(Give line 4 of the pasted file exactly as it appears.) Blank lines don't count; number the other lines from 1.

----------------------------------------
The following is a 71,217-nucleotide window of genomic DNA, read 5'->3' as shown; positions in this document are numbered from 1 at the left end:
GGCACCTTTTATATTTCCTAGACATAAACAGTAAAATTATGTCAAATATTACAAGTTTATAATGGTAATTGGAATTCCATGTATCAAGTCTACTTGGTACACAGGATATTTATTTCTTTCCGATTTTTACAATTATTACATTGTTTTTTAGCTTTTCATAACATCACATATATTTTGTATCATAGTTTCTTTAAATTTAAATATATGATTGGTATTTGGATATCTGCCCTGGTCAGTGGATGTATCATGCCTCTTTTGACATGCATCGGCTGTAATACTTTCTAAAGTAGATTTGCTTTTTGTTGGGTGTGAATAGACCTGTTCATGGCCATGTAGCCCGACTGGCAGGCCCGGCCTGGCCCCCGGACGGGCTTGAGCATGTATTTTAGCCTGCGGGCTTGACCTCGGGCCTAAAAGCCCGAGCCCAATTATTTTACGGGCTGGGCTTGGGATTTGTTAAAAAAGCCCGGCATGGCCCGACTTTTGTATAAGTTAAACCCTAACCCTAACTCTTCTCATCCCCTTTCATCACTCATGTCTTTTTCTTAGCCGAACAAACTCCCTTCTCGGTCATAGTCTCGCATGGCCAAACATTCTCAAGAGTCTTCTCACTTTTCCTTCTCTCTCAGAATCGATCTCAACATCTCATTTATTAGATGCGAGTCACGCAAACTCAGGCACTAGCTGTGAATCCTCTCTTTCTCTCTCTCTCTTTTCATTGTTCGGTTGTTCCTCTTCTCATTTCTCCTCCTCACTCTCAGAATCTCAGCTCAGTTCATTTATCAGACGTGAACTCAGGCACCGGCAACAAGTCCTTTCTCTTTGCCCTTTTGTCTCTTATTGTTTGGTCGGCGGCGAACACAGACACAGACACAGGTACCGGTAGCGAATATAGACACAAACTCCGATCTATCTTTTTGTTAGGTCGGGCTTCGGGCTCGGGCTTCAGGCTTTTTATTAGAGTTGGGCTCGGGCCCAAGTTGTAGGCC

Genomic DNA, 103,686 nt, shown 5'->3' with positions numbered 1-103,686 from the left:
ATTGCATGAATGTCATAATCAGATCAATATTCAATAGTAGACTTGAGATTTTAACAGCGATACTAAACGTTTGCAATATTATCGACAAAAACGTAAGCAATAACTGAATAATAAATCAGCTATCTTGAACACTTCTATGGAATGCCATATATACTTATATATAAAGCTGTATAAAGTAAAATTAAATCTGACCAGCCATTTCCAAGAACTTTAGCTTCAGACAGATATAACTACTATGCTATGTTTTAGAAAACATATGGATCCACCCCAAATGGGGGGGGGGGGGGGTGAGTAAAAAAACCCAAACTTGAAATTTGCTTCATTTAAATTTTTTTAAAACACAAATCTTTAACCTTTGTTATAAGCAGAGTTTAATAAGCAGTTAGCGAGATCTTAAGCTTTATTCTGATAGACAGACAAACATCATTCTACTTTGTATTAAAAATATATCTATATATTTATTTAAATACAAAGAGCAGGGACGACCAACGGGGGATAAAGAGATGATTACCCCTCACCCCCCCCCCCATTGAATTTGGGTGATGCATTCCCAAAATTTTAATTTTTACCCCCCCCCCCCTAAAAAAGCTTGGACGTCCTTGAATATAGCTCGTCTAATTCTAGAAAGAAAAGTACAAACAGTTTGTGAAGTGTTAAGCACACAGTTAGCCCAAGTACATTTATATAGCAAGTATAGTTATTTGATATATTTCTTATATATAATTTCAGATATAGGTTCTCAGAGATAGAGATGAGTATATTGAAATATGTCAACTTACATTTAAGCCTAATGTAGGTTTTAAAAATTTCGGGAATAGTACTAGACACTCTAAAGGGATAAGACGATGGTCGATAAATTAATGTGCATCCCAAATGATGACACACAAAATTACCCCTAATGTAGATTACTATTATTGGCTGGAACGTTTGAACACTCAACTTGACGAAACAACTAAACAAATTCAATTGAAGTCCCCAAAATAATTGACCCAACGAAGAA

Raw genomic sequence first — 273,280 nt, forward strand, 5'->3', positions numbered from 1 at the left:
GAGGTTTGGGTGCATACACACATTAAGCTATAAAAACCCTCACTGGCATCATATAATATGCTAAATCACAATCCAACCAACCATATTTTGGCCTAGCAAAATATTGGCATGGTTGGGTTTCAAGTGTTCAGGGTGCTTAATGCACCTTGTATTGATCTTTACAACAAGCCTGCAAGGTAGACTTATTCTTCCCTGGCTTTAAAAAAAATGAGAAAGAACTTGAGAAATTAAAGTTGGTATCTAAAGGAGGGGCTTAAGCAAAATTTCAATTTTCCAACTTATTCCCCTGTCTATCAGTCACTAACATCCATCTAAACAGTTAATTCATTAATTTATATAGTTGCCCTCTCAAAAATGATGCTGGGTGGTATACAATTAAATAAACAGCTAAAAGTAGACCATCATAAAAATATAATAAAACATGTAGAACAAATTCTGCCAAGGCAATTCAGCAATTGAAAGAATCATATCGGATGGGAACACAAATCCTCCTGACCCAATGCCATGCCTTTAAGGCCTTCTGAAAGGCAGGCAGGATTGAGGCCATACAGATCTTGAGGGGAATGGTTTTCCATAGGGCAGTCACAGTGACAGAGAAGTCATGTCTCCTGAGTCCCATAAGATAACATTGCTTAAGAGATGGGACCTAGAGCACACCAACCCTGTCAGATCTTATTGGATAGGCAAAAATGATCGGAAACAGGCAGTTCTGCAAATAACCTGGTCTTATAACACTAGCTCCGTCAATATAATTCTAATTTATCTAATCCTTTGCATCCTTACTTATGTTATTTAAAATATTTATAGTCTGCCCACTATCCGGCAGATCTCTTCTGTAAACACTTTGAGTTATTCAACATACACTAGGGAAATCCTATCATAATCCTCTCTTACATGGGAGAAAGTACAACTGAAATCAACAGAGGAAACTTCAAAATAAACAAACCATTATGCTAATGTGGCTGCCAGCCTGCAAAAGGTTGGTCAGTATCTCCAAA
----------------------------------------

ATTGCATGAATGTCATAATCAGATCAATATTCAATAGTAGACTTGAGATTTTAACAGCGATACTAAACGTTTGCAATATTATCGACAAAAACGTAAGCAATAACTGAATAATAAATCAGCTATCTTGAACACTTCTATGGAATGCCATATATACTTATATATAAAGCTGTATAAAGTAAAATTAAATCTGACCAGCCATTTCCAAGAACTTTAGCTTCAGACAGATATAACTACTATGCTATGTTTTAGAAAACATATGGATCCACCCCAAATGGGGGGGGGGGGGGGTGAGTAAAAAAACCCAAACTTGAAATTTGCTTCATTTAAATTTTTTTAAAACACAAATCTTTAACCTTTGTTATAAGCAGAGTTTAATAAGCAGTTAGCGAGATCTTAAGCTTTATTCTGATAGACAGACAAACATCATTCTACTTTGTATTAAAAATATATCTATATATTTATTTAAATACAAAGAGCAGGGACGACCAACGGGGGATAAAGAGATGATTACCCCTCACCCCCCCCCCCATTGAATTTGGGTGATGCATTCCCAAAATTTTAATTTTTACCCCCCCCCCCCTAAAAAAGCTTGGACGTCCTTGAATATAGCTCGTCTAATTCTAGAAAGAAAAGTACAAACAGTTTGTGAAGTGTTAAGCACACAGTTAGCCCAAGTACATTTATATAGCAAGTATAGTTATTTGATATATTTCTTATATATAATTTCAGATATAGGTTCTCAGAGATAGAGATGAGTATATTGAAATATGTCAACTTACATTTAAGCCTAATGTAGGTTTTAAAAATTTCGGGAATAGTACTAGACACTCTAAAGGGATAAGACGATGGTCGATAAATTAATGTGCATCCCAAATGATGACACACAAAATTACCCCTAATGTAGATTACTATTATTGGCTGGAACGTTTGAACACTCAACTTGACGAAACAACTAAACAAATTCAATTGAAGTCCCCAAAATAATTGACCCAACGAAGAA